Aside from a little wind noise at higher motorway speeds the Toledo delivers good comfort levels for a car in this segment. The seats provide a good amount of support although they are not heavily bolstered at the sides. Ride comfort is perfectly acceptable and there is generous glazing to allow plenty of natural light into the cabin.
Security measures on the Toledo are of a satisfactory level, with a standard fit engine immobiliser and remote central locking. Higher specification models also come with a factory-fitted alarm system.
The Toledo comes complete with a good level of safety equipment, with four airbags as standard on all models plus close attention paid to bodyshell stiffness and pedestrian safety. Additionally ESP is also standard across the range which is a huge safety boon.
Although it is typically seen as a sporty manufacturer, the Toledo aims for a more sensible and straightforward driving experience. Particularly in diesel form as tested here, it is a capable and easy-going car to drive rather than thrilling. The engine is reasonably smooth and tractable, the pedals are well-weighted and the gearbox operates in a slick fashion. When pressed the Toledo responds with consistency and measured responses, although it is best driven at a more leisurely pace.
Family car appeal
Although still a relatively small car the Toledo could certainly provide practical family motoring, with space in the rear for children and all the cargo that goes with them. It could even manage to accommodate strapping teenagers in the back seats, something which many cars of this external size may struggle to manage.
First car appeal
As a first car the Toledo would do very well, providing an undemanding driving experience that would not intimidate an inexperienced driver. It also offers a relatively low-cost entry into motoring, particularly in terms of insurance and running costs.
Quality and image
In all guises the Toledo is clearly a quality car inside and out, with an impressive standard of build throughout. Although the cabin sticks to fairly dark plastics, all the switches and buttons operate with a reassuring solidity. The Toledo's image is more difficult to pinpoint, as Seat is generally a youthful brand but this tends to be associated with sporty hatcbacks. Although the Toledo is technically a hatchback it looks more like a saloon and is therefore more likely to be associated with less youthful buyers.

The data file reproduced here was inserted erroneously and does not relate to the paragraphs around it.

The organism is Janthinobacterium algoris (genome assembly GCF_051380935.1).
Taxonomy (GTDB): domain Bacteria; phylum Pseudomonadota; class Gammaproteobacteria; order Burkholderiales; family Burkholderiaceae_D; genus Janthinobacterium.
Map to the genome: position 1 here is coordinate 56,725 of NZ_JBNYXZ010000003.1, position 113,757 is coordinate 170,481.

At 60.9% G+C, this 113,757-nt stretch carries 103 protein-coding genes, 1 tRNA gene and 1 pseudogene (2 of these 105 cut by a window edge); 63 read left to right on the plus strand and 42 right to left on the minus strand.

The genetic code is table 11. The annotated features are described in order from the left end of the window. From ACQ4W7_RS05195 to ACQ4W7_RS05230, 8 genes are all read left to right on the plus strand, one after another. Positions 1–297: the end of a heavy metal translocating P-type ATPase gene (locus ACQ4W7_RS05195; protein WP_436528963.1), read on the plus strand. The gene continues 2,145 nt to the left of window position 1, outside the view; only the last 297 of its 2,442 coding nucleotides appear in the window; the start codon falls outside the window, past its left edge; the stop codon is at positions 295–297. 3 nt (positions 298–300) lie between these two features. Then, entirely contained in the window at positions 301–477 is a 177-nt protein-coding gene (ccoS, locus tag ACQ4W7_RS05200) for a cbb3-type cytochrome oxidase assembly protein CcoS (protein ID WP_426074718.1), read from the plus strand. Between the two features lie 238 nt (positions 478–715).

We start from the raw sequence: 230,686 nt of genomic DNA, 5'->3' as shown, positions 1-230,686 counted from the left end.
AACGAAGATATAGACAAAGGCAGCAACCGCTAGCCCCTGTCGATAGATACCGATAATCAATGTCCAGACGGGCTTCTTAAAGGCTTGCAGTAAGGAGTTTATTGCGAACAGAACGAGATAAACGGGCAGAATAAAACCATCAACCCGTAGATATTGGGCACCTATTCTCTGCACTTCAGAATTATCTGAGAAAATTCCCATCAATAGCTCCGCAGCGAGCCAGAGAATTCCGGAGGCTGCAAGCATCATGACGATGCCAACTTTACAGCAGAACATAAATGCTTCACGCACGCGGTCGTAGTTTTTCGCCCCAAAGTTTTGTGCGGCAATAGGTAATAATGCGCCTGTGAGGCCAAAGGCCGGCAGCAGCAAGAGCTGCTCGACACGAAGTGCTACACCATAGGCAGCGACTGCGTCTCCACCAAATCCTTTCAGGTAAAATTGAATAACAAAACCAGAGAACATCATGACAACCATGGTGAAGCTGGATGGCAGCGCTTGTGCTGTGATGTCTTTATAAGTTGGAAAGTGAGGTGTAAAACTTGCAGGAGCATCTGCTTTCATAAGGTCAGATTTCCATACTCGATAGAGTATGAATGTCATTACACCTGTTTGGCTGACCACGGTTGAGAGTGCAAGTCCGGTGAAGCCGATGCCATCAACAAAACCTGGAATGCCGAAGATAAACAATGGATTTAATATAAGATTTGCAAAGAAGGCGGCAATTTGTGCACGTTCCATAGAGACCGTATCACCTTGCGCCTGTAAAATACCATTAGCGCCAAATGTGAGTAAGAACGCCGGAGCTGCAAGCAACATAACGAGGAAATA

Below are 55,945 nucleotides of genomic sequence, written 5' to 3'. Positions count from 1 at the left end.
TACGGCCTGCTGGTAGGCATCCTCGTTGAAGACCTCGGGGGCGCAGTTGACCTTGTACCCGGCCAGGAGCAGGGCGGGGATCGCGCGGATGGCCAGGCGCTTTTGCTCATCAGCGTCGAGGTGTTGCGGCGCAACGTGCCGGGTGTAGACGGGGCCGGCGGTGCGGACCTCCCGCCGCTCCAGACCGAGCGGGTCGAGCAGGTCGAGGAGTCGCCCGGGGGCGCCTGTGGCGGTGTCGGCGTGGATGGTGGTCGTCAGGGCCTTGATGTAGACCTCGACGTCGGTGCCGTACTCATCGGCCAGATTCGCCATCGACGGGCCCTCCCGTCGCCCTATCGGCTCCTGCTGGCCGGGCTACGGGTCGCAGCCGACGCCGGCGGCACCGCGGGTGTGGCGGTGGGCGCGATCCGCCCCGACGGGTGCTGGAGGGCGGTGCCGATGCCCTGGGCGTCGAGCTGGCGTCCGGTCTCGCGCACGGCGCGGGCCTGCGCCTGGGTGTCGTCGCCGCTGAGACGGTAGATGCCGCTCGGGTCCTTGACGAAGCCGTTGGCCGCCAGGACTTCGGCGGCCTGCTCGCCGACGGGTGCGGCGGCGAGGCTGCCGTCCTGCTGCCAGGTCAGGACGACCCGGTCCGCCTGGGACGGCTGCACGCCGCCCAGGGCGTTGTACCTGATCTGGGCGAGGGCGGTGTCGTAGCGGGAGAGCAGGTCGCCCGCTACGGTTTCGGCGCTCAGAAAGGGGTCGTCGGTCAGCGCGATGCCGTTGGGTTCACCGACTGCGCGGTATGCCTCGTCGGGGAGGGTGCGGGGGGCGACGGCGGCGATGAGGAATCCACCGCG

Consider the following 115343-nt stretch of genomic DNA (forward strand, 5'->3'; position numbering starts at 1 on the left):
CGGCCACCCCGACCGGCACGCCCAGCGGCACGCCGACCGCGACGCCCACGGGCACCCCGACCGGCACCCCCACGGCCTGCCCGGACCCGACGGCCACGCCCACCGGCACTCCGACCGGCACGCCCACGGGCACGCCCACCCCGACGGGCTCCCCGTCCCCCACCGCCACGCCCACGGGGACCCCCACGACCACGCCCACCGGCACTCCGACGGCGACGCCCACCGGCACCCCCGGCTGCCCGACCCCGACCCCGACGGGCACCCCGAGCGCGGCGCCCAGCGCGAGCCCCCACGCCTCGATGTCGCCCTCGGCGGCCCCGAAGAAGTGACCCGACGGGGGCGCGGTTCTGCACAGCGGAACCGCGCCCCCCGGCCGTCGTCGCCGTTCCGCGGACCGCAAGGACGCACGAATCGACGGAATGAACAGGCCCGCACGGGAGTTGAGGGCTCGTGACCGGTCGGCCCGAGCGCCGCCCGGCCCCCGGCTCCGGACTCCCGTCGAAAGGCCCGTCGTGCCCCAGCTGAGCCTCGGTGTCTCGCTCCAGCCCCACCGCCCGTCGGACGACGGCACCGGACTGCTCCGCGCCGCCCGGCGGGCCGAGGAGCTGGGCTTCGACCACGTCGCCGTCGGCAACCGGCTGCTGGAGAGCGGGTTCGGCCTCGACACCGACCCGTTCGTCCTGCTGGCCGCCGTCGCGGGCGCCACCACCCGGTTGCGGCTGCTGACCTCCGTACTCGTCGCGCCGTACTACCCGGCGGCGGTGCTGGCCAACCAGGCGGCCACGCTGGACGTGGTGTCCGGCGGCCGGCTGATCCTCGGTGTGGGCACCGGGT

The four side doors give excellent access to the front and rear seats, especially given the relatively compact overall dimensions. Better still is the tailgate which opens high to give very good access to the impressive boot space.
Stereo and ICE (In car entertainment)
All Toledo come with a good quality radio/CD unit. Sound quality is certainly respectable for a standard unit, and the standard auxiliary jack allows other audio sources to be played. A higher specification unit with sat-nav is also available, although this system is beginning to show its age.
Colours and trim
The Toledo's exterior design works equally well with bolder colours or more sober shades, although the larger alloy wheels fitted to higher specification models are something of an essential purchase to avoid it looking a little weedy and under-tyred.
The modest increase in length over the Ibiza does little to alter its manoeuvrability and so it is a relatively straightforward machine to park. Optional parking sensors make life even easier, although they are not standard on any model.
Emergency tyre repair kit as standard with option of full size spare.
Petrol engine options - 1.2-litre (74bhp); 1.4-litre (120bhp). Diesel engine options - 1.6-litre (89bhp, 104bhp). Transmission options: five and six-speed manual gearbox depending on model, seven-speed DSG on 1.4-litre petrol only. Trim levels: S, S A/C, SE, Ecomotive